VS. Augmented background checks will bring security


by Dennis Duffy
Eagle Staff

With the recent shootings in Newtown, Conn. and Taft, Calif., the topic of gun control and violation has been on the minds of many Americans. These horrific events have brought about the want for change in our society. These changes would protect Americans and strengthen America.

NRA and gun-wielding Americans think limiting, regulating and controlling the distribution of firearms will weaken the American people, when in fact it will do the opposite.

While the availability of guns is generally not a bad concept, limiting these guns to men and women we can trust will make our country much more safe. With stricter regulation and limitations on firearms, Americans will find comfort in the fact that guns are in the hands of responsible Americans.

Having the opportunity for all Americans to own firearms is a good idea in theory but it is not applicable in the real world.

The proper course that our government should take is that of regulation, limitation and controlling of firearms.

Allowing people such as Adam Lanza, the Newtown shooter, or Seung-Hui Cho, the Virginia Tech massacre shooter, access to assault rifles and other firearms is a grave mistake. Our government is trying to find ways to get rid of this problem.

One of the most supported methods is  a universal background check. This method would be required for all firearm transactions, even private ones such as at a gun show.

This universal background check would search through a federal database for anybody that is not able to purchase a firearm.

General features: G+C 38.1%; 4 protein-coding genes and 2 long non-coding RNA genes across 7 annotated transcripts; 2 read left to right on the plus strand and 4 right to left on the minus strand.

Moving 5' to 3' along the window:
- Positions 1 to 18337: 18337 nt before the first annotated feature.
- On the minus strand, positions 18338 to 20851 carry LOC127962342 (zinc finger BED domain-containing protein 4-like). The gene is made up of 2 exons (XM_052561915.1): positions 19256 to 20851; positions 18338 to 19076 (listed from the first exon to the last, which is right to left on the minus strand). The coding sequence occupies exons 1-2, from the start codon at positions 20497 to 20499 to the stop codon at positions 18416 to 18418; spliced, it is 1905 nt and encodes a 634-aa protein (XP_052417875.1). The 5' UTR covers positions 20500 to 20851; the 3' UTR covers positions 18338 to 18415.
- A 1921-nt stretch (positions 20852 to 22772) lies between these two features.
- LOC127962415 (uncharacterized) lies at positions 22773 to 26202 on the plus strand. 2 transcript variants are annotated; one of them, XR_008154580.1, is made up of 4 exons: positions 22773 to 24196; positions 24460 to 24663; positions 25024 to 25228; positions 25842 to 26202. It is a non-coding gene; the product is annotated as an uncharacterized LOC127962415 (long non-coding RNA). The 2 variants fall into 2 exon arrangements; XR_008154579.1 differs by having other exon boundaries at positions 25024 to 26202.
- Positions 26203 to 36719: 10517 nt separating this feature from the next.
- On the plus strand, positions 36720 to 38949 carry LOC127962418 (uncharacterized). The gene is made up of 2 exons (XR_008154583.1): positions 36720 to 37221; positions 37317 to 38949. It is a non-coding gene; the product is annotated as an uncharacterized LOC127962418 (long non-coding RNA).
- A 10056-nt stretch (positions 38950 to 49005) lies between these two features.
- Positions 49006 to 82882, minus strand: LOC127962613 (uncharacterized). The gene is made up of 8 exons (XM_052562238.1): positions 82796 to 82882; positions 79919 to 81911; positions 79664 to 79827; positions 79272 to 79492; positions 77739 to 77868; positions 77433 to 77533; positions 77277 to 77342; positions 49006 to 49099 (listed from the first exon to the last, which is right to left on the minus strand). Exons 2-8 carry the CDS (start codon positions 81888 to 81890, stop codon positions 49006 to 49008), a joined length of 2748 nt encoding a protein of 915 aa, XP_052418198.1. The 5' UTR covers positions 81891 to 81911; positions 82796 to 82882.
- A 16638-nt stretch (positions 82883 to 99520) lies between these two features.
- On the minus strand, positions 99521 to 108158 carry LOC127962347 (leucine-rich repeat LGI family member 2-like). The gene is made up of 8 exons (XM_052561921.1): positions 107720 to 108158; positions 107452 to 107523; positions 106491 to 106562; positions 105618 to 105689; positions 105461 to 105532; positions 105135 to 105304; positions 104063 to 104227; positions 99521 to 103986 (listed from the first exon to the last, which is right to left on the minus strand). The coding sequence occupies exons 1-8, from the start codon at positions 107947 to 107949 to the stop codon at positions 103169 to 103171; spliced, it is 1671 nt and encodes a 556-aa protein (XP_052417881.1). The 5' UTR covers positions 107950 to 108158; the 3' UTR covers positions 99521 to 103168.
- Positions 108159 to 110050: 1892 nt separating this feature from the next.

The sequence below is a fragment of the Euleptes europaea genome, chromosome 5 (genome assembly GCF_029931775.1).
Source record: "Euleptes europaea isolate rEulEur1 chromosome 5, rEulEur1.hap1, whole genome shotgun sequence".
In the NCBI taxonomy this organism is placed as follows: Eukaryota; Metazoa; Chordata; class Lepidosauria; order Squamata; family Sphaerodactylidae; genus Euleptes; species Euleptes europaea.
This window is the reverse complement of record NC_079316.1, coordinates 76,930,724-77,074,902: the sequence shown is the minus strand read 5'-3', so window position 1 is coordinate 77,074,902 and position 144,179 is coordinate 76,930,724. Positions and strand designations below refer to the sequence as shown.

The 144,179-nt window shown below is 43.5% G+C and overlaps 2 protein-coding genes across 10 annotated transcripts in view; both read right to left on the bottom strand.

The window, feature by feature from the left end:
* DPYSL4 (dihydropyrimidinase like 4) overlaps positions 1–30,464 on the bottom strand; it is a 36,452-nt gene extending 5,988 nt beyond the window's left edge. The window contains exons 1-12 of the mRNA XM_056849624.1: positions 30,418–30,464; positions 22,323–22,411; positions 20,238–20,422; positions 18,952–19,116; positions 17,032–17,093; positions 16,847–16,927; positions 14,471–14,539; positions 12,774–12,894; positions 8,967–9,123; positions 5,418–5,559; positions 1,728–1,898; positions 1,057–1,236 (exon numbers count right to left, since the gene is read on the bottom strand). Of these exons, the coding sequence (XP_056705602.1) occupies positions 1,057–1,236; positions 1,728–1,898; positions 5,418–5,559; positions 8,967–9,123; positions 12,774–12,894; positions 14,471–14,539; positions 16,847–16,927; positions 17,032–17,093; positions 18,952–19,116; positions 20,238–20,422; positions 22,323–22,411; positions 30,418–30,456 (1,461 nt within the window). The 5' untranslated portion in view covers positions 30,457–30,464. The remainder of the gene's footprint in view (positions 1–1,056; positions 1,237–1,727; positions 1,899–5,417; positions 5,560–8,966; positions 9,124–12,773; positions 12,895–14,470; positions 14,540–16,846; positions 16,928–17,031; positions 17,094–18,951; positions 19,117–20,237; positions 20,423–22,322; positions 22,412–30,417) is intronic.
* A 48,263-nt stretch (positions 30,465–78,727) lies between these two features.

In light of recent situations, the criteria that the government should now inforce more than ever is not allowing people with mental disabilites or mental illness to possess firearms. Our government must make this happen, because if not there might be another shooting just like in Newtown.

Many Americans are angered by the fact that the governments wants to limit the guns that civilians can posses.

If these limitations were in place, people such as Lanza, would not have access to semi-automatic weapons.

There is no need for any person other than a soldier to carry an automatic or semi-automatic assault rifle.

Another problem arises when thinking of the shootings: security.

Our campus, which is very easy to enter, is not well-protected and could be susceptible to attack. Rather than concerning ourselves with our Second Amendment right, which was written when muskets were king, our society should worry about security precautions to handle potential shootings and attacks.

Our government is concerned with protecting us, which entails preventing shooting.

We must concern ourselves with controlling guns to remedy the issues that are plaguing us today. Fighting fire with fire will not solve anything.